Planetary scientists like the movie “Europa Report” for a simple reason: It exists.
They’ll quibble about the accuracy of its science, but generally give it good marks for its depiction of a mission to Europa, the frozen moon of Jupiter that some planetary scientists think could harbor life and is long overdue for a NASA mission.
You can see the movie and hear expert commentary from planetary scientist Veronica Bray at the Loft Cinema on Wednesday.
The film is one in an occasional “Science of Fiction” collaborations between the Loft and the University of Arizona College of Science, sponsored by the Research Corporation for Science Advancement.
Bray, who studies impact craters on planetary bodies, will introduce the film and field questions at its conclusion.
She prepared for the task by screening the movie with four colleagues from the UA’s Lunar and Planetary Laboratory.
“We really got into the nitpicking,” she said, “but we’re glad a movie has been made about exploration of Europa.”
The major objection Bray and her colleagues had was not about the scientific details, but the professionalism of the crew. Nobody seemed to be in charge, and catastrophe ensued from bad decisions. “All of the deaths could probably have been avoided,” said Bray.
The plot of the movie unfolds in documentary style as a report compiled by the private space corporation that launched a mission to Europa, Jupiter’s fourth largest moon, to drill through its icy crust and search for signs of microbial life in the liquid ocean beneath.
The crew deploys a lander near Conamara Chaos, one of many fractured regions on Europa where, some planetary scientists theorize, warm ice has erupted from beneath the surface, providing contact between energy on the surface and nutrients in the ocean.
The thickness of Europa’s ice crust has been debated since NASA’s Voyager and Galileo missions, in 1979 and 1999, took images of the planet.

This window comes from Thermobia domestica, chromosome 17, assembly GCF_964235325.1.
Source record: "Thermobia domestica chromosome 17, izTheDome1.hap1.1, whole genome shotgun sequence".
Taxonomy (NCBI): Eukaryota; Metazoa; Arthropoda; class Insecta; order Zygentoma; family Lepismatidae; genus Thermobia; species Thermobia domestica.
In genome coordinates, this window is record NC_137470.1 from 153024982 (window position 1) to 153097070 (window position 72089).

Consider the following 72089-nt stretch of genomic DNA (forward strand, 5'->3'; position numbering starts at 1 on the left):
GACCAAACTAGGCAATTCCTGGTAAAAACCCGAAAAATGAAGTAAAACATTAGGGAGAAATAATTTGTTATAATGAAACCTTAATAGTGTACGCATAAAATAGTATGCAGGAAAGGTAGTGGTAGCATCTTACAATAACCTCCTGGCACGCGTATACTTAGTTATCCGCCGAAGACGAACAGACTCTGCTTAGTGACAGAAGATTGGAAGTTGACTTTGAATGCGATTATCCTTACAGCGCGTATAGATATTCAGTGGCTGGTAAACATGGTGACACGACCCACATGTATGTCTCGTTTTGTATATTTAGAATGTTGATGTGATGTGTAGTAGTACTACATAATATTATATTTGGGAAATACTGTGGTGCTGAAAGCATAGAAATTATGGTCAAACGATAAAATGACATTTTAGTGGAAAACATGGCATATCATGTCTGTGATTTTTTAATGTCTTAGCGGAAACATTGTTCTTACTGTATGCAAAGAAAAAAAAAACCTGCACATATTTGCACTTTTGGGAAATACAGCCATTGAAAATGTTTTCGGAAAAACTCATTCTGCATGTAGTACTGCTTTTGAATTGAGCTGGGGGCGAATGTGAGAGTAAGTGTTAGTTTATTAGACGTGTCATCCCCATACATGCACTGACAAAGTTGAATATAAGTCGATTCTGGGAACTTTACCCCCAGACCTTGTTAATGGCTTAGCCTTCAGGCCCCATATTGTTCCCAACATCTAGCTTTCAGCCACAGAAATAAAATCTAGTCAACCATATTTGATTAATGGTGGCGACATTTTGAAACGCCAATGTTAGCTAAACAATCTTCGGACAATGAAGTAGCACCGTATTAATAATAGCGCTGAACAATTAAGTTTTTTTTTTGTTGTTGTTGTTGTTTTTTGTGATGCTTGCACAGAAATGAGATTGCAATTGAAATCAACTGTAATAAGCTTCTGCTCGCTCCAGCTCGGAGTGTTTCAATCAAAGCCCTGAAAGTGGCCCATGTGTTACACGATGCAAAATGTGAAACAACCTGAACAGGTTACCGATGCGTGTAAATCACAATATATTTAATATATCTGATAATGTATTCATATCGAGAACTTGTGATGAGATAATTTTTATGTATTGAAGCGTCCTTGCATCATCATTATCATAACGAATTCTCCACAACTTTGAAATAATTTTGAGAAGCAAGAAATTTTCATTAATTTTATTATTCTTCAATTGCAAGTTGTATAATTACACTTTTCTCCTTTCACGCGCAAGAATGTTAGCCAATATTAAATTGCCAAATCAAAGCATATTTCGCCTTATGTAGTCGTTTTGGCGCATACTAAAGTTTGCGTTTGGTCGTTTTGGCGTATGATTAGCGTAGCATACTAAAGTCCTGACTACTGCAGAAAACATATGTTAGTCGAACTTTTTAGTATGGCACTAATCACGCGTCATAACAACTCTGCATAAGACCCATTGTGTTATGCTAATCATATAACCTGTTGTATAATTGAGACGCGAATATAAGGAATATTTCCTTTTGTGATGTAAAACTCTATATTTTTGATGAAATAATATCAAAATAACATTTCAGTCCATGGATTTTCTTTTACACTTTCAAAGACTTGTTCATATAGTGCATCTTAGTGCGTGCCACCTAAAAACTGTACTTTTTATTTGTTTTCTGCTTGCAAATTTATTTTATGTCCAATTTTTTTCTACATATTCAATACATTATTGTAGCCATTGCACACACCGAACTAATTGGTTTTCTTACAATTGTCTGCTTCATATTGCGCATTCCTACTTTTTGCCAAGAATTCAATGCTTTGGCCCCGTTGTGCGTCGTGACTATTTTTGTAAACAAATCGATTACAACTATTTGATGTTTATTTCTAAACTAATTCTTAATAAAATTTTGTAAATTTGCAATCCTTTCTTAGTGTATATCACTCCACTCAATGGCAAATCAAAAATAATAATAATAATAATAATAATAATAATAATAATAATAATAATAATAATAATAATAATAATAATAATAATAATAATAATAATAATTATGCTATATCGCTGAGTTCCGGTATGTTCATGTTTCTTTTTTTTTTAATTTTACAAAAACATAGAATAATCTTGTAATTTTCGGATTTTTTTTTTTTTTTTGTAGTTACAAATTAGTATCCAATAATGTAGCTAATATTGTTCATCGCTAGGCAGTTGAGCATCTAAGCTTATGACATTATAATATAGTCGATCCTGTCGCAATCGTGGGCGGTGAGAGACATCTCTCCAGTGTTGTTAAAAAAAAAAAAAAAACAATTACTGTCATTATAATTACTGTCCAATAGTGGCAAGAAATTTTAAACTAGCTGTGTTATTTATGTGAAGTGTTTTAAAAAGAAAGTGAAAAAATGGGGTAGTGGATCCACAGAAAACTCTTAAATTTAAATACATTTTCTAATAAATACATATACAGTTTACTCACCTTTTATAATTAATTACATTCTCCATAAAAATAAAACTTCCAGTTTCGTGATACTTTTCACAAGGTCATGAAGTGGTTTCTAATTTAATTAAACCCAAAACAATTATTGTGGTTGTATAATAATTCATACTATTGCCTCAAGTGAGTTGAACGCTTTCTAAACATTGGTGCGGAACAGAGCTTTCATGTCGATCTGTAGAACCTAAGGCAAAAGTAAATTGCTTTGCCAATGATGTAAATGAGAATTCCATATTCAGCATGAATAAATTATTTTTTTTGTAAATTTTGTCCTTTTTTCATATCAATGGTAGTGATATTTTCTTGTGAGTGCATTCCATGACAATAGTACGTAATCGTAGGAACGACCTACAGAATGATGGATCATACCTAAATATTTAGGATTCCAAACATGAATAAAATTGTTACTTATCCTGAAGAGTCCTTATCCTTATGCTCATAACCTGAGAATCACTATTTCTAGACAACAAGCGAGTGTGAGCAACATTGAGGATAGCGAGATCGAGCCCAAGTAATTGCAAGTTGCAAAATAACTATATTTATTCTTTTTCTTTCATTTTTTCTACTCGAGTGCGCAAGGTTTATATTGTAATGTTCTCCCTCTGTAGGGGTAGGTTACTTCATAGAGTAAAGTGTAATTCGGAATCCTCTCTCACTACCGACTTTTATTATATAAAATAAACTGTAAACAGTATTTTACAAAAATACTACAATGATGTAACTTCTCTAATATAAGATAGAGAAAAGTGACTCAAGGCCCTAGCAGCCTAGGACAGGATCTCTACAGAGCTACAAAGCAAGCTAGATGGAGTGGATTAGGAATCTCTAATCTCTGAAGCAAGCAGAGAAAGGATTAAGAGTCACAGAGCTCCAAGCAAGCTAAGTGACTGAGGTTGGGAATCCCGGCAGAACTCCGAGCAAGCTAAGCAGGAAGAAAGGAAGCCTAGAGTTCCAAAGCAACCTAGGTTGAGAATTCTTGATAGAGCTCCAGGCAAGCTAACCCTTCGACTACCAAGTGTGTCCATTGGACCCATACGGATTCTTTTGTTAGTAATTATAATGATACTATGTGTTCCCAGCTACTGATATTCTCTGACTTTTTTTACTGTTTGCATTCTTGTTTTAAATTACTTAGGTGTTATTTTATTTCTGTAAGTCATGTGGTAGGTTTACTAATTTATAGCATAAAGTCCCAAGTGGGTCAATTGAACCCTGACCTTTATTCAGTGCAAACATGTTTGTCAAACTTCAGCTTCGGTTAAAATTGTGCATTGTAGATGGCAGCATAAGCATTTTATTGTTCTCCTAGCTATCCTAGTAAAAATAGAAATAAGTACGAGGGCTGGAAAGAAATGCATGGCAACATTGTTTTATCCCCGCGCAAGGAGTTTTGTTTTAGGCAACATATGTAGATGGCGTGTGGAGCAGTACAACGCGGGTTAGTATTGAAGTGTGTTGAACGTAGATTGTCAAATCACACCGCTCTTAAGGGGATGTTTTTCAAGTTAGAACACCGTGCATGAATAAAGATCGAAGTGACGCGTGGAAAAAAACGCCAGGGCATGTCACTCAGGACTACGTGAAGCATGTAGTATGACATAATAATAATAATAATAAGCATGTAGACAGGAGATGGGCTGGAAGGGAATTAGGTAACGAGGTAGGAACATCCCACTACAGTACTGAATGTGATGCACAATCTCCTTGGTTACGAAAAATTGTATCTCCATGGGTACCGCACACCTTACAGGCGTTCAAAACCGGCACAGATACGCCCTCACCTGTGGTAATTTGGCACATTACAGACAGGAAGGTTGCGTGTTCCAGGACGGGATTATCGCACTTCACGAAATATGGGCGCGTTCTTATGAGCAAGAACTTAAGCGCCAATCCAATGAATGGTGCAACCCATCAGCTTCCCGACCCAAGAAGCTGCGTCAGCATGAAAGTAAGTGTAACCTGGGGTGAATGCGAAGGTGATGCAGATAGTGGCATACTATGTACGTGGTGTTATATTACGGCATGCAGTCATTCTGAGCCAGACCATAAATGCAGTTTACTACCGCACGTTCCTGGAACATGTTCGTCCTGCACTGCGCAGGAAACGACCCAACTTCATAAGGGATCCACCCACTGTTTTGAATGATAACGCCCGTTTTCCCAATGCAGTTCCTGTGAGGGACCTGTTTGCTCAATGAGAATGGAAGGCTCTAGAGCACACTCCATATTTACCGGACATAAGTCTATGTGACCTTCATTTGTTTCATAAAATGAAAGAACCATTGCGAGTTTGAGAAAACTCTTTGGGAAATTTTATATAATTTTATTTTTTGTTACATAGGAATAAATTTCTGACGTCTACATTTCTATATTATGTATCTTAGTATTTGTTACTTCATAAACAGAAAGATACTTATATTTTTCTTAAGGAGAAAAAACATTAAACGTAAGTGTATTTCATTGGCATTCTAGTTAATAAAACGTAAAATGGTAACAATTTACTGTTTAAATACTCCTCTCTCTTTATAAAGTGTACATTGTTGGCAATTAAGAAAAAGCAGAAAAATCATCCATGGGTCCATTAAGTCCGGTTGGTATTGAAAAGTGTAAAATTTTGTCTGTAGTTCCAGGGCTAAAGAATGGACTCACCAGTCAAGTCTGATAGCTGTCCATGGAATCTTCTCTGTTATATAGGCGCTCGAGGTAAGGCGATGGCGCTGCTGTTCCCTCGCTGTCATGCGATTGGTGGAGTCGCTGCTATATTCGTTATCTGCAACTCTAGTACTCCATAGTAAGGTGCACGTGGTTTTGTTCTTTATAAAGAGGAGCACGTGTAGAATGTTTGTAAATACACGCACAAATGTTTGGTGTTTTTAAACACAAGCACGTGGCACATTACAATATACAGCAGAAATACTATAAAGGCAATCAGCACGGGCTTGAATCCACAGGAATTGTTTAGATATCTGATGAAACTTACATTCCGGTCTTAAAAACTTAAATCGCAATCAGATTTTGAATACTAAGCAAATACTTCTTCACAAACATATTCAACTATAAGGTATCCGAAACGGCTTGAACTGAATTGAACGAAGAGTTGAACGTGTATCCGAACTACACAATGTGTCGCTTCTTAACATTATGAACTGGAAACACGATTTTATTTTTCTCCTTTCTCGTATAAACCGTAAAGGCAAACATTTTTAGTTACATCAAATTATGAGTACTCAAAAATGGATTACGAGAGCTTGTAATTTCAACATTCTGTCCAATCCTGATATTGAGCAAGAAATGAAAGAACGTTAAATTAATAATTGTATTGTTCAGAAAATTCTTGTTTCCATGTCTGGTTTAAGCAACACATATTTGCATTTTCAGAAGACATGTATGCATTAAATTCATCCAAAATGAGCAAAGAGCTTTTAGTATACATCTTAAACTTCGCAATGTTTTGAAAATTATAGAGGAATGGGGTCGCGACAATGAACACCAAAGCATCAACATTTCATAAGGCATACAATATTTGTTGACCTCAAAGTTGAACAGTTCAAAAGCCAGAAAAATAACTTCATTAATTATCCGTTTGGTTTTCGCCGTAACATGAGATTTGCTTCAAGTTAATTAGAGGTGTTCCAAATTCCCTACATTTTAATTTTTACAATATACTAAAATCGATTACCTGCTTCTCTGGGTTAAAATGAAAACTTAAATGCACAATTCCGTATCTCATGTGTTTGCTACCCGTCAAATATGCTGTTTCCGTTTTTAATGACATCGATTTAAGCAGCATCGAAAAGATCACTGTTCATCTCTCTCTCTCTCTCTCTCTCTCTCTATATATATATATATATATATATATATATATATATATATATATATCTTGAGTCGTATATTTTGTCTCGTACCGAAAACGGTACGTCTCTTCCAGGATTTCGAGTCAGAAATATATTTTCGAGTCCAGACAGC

The Lunar and Planetary Lab’s Richard Greenberg, who was a member of that Galileo imaging team, has long argued the “thin crust” side of the argument in journal articles and books.
Greenberg would have been the obvious choice for introducing the film, which takes his side of the argument, but was out of the country this month.
Bray was too young to be part of any mission to Europa, but she is fascinated by it and supports mounting a robotic mission to it.
At the UA, she is part of the NASA HiRISE imaging team on Mars and she participates in the Lunar Reconnaissance Orbiter Camera team at Arizona State University.
She has also studied impact craters in images of Europa taken by NASA’s Galileo spacecraft and has her own opinion about the thickness of Europa’s encasing ice. She estimates its overall depth at 7 to 9 kilometers.
In the film, the crew finds a much shallower crust to drill through.
Their investigation, told in bits and pieces of video transmitted back to Earth, captures both the danger of space travel and the excitement of discovery.
If, indeed, there is life to be found on Europa, it would be the most important discovery of all time — a goal more important to this crew than their individual lives.
This is not a big, flashy sci-fi movie, but it captures the claustrophobic nature of space travel and the tenuousness of life without backup. The sets are realistic, the images of Europa are stunning and the zero-gravity movement is balletic.
Because it is told in found-footage style, the movie has little in the way of character development or narrative exposition. The competent cast has little to do.
The suspense and the questions keep the movie going: Will life be found? What form will it take? Will any of the crew live to tell the tale?